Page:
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Fr. 618

April 27, 2015

Yet this picture runs up against its own problems in that it muddies the waters surrounding self, identity and individuality. If our thinking is that language and individuality can be mapped onto one another, then it is unclear how we might call upon them to operate distinct functions within the three-part picture previously presented. In short, just how far can we take the assimilation of individuality to (Stoutian moral) language?

If language links justification to a concrete, historical individual, we might see the relationship as purely one of means. Yet language both frames and furnishes the specific terms of justification and structures to some extent the cognitive context of the individual qua historically bounded language speaker. For this reason, the three-part model (justification, language, individual) can collapse in places. Linguistic considerations account for some but not all of the individual’s cognitive context; there is significant but partial overlap. Likewise, non-linguistic factors of cognitive context can frame and furnish some terms present in the proposition and make certain justificatory moves more likely than others. In sum, the terms of the three-part model only partially run into one another.

Consider the related though slightly different case of identity, language and individual. If non-linguistic factors can enter into the determination of identity in the form of contingent environmental influences, the exploration of how these influences hang together is nonetheless carried out in terms of language. Those influences therefore take on a linguistic gloss or form, as it were, and are further held together by the unifying terms of linguistic narrative. Accordingly, we might rightly hold language up as being constitutive of identity as content and frame. Again, we see that it is possible to assign homologous functions to the elements all the while being cognizant of how these distinctions fall apart. For identity cannot entirely be said to consist in inwardly directed linguistic being.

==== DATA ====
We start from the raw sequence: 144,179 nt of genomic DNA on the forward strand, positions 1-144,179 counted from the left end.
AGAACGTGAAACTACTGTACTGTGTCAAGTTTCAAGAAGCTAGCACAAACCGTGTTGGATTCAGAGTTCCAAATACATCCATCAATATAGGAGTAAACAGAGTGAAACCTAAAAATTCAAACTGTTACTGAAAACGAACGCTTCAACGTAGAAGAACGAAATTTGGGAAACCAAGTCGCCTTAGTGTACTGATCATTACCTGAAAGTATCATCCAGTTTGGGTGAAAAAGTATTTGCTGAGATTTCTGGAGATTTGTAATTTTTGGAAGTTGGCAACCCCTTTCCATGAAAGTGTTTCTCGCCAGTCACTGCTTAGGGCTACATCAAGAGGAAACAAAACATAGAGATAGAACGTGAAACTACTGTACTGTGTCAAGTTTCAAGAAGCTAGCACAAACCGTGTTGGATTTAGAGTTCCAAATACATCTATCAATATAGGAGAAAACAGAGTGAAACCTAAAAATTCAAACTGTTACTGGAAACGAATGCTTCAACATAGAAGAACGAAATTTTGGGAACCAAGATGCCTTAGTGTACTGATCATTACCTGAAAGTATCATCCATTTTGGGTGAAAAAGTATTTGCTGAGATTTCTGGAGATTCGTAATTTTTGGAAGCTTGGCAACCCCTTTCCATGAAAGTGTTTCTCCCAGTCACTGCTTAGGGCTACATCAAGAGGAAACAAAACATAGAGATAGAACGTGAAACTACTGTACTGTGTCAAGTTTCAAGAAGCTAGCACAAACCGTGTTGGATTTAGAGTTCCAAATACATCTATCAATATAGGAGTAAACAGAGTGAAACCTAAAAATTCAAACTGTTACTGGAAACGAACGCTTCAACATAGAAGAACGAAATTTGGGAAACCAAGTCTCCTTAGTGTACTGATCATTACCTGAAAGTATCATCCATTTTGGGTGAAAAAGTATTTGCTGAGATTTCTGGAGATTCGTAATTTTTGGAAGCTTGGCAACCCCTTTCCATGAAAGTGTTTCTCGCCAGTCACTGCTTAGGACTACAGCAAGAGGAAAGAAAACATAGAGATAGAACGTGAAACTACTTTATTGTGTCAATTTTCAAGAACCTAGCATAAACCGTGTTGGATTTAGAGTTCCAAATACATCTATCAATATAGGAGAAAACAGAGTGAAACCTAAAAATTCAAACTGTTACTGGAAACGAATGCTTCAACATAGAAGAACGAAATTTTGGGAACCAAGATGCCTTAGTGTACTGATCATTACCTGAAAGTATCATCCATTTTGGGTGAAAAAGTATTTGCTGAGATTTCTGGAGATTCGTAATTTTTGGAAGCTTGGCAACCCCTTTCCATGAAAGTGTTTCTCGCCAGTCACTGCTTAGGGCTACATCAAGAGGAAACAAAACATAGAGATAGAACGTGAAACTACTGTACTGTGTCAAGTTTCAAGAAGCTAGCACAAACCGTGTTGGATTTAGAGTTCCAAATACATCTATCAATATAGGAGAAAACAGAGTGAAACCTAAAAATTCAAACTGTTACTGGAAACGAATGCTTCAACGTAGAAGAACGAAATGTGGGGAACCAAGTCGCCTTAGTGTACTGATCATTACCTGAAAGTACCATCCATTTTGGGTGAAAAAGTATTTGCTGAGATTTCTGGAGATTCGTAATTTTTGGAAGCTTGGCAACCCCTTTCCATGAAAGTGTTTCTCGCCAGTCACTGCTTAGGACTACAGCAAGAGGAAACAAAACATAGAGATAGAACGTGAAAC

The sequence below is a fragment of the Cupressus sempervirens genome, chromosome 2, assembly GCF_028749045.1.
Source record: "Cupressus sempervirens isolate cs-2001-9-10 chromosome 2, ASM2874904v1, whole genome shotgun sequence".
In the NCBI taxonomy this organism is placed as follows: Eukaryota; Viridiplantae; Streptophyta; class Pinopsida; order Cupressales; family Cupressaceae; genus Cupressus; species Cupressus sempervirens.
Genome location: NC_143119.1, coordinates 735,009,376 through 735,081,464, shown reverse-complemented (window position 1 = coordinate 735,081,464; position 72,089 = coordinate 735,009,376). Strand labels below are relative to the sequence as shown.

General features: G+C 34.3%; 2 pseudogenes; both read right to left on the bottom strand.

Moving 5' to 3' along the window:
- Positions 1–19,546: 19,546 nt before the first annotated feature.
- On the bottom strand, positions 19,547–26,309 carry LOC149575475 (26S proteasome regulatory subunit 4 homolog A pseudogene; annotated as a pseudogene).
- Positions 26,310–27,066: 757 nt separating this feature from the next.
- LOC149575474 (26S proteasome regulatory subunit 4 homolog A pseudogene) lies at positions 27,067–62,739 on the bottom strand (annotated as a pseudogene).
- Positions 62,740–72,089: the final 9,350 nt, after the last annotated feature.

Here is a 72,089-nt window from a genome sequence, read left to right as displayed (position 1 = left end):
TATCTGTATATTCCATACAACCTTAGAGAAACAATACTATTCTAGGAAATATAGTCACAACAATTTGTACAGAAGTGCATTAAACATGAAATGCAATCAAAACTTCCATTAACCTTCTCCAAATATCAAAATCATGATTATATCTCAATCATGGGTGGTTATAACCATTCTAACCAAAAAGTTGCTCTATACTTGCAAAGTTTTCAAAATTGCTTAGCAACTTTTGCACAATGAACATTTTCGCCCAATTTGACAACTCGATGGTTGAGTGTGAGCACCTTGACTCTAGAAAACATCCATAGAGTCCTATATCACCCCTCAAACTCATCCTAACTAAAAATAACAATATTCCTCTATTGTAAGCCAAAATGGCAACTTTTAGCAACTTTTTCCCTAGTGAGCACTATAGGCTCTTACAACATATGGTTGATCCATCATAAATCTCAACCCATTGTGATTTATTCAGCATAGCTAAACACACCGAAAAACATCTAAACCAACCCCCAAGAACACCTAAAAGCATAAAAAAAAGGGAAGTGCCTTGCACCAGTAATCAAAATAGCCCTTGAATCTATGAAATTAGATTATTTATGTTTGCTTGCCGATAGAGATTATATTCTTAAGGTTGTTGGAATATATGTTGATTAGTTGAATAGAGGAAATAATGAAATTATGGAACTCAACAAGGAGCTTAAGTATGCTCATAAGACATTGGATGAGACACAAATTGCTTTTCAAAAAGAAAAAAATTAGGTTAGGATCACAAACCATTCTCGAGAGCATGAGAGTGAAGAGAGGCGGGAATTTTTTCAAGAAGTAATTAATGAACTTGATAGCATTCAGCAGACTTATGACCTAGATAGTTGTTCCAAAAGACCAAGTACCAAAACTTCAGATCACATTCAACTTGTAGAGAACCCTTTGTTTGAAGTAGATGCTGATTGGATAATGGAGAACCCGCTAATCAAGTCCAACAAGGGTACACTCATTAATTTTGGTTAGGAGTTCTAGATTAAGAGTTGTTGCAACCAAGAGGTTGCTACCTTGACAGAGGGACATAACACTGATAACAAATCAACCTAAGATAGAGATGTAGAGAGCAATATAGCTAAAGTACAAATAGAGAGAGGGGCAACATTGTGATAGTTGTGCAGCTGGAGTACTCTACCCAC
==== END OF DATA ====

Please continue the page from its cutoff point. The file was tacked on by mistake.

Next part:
The second difficulty owes to the relation of individual and language to practices and goods. If we consider that individuality coincides with language and language and practices enter into a relation of mutual determination in the refinement of specific goods, it would seem to follow, as per the assimilation, that individuality likewise exists in this relation of mutual determination. The goods professed by the individual seem, however, to derive more often than not from the practice itself rather than individual determination thereof. Stout’s presentation suggest a loose priority of this sort:

[A] stereoscopic account of of our society […] can show generosity in its construals of individual lives and motivations precisely because it keeps one eye trained on goods internal to social practices (p. 281).

Our ability to make sense of individual lives and the evolution thereof owes in part to our ability to identify the goods held up by the social practices in which they are involved. The goods inherent to these practices do not stem directly from individual involvement (although they may respond to pressure of this kind over time). Rather, the practice itself sets goods of these kind for the individual due to the practice’s social nature. In sum, the language constitutive of this practice and good can be social in a way that the individual strictly cannot.

In other words, the goods that are constitutive of individual lives and motivations are internal to the social practices in which those same individuals engage; they are not themselves primarily internal to the individual. If this does not strain the believability of our proposal, it acts at the very least as a limit to our assimilation of individuality to language. Although goods, practically speaking, are sought by individuals, they are first embodied in practices which both stem from and define the moral fragments spoken by the individual and in terms of which the individual comes to self-understanding in the examination of identity. Put simply, the goods are not goods because the individual seeks them, but because the language has made them so.

In the end, any assimilation of individuality to moral language must proceed carefully in avoiding overly general statements. We must take care to distinguish the different functions in language to be assimilated to individuality to avoid confusions of the sort seen above.


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